This page is a record of an exhibit that took place
in 1996. The individual links below will take you to
the CURRENT VERSION of the pages
that formed part of that exhibit.
This is an exhibit that shows traditional architectural and commemorative
posts. Many African figurative pieces are post-like in form but we are showing
only those intended to be placed not on, but in, the ground. They share
a spiritual monumentality reserved for pieces fused by contact with the
The architectural support posts are dominated by a large collection of Dogon toguna posts from Mali. The Y-shaped posts support beams of the village men's toguna house and are embellished with figures, breasts or symbols. The impressive grouping, carved to last from the incredibly dense local hardwood, ranges in style and in size to over 7 feet tall and 195 Ibs. The bottom several feet are usually buried in the ground, some posts have discoloration of this area, others have it rotted away to varying degrees. Muslim conversion of villages and closure of some of the Togunas has vacillitated the legal purchase and exportation of the posts. We also have a Yoruba chiefs housepost and an abstract Nupe post, both from Nigeria.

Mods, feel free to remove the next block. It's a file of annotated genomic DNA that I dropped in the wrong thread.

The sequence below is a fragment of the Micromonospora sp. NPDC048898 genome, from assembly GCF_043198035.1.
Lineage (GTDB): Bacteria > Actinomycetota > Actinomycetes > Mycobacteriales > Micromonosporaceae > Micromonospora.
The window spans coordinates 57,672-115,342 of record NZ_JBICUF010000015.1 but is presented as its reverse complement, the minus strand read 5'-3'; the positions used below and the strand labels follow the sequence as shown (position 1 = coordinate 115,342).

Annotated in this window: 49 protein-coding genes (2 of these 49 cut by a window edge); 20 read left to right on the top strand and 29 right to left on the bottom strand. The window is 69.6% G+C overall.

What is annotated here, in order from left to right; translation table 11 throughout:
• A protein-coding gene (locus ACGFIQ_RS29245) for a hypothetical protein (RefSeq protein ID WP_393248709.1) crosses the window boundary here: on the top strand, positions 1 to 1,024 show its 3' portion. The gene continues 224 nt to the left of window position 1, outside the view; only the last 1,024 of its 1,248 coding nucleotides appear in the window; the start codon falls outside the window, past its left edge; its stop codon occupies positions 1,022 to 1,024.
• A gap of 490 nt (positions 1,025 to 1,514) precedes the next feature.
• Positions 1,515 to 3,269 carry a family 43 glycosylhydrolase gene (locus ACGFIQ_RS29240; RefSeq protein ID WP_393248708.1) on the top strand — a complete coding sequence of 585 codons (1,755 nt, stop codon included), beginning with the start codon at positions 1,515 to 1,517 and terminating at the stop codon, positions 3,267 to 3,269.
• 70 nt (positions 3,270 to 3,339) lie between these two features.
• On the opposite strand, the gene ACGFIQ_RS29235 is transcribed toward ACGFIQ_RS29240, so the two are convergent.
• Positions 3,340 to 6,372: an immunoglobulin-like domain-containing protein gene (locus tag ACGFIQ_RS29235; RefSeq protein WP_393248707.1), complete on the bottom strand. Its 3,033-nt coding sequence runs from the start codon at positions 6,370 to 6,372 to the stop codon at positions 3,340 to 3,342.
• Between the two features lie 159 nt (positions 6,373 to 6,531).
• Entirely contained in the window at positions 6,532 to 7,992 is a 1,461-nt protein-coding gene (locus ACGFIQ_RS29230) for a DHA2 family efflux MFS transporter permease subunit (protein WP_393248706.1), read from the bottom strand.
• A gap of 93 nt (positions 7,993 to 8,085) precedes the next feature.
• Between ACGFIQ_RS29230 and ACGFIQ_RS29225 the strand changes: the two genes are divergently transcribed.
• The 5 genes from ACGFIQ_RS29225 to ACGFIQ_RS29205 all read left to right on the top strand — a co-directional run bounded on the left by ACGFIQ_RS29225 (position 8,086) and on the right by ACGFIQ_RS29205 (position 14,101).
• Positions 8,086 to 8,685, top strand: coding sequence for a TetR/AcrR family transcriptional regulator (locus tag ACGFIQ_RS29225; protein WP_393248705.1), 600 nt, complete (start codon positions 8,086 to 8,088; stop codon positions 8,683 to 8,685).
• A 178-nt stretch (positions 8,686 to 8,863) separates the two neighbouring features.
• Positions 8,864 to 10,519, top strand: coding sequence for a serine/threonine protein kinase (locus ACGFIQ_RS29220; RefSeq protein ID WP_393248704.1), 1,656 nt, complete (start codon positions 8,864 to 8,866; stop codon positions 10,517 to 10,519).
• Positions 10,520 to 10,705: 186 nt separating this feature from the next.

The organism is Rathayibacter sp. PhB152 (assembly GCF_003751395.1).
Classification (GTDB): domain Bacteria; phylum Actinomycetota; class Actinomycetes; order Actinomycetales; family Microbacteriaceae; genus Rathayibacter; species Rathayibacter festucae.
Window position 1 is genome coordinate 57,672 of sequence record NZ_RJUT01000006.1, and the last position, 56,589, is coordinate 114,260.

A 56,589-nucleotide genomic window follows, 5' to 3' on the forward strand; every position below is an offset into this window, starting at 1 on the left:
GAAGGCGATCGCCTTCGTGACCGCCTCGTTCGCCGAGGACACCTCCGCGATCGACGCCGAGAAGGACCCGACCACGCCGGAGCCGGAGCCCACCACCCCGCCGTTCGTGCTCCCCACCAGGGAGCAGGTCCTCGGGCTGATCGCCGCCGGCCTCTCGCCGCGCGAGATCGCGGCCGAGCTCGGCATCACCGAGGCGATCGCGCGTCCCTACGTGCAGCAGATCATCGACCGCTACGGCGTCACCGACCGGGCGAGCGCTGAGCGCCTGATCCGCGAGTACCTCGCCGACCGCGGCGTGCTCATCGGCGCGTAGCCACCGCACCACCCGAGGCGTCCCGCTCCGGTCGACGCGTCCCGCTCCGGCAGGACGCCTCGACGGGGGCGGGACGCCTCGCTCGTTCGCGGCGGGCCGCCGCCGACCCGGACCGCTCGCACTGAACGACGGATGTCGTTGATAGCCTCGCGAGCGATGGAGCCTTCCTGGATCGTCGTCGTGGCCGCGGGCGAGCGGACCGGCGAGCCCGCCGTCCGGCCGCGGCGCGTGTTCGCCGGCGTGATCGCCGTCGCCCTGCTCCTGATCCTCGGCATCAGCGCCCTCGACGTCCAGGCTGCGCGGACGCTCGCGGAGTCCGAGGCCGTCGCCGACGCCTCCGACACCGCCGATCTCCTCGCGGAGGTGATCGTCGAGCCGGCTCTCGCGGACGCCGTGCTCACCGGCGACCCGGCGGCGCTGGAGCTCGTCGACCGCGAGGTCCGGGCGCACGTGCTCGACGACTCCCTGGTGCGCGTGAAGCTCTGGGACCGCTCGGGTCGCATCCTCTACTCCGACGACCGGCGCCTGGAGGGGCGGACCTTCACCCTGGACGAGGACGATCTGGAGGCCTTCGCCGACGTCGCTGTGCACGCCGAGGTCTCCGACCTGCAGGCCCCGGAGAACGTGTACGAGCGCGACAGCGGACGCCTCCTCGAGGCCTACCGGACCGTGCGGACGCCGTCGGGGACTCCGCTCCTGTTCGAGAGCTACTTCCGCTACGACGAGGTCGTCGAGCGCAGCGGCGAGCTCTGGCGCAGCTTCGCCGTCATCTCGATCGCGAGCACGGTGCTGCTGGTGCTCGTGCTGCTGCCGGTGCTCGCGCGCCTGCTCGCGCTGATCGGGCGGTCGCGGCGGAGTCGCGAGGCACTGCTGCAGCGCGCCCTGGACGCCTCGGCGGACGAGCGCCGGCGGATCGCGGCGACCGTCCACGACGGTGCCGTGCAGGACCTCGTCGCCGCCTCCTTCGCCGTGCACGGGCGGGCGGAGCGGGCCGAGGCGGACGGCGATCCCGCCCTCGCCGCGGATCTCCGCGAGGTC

The second major grouping is of Fon Boccio figure/posts from the Rep. of Benin. Mostly modest in scale, often inelegantly carved, but wonderfully aged by exposure,they honored past chiefs and kings. Two are very tall head/posts. Similar head or figure/posts of the Yaka and Songye of Zaire, the Bobo-Fing of Burkina Faso, and the Igbo and the Benue of Nigeria add to the show, which is completed by some abstract Taureg screenposts from Niger. Not intended as art, but to support and honor, all of these posts have survived to create a show of unusual power, carved by man and aged by the earth.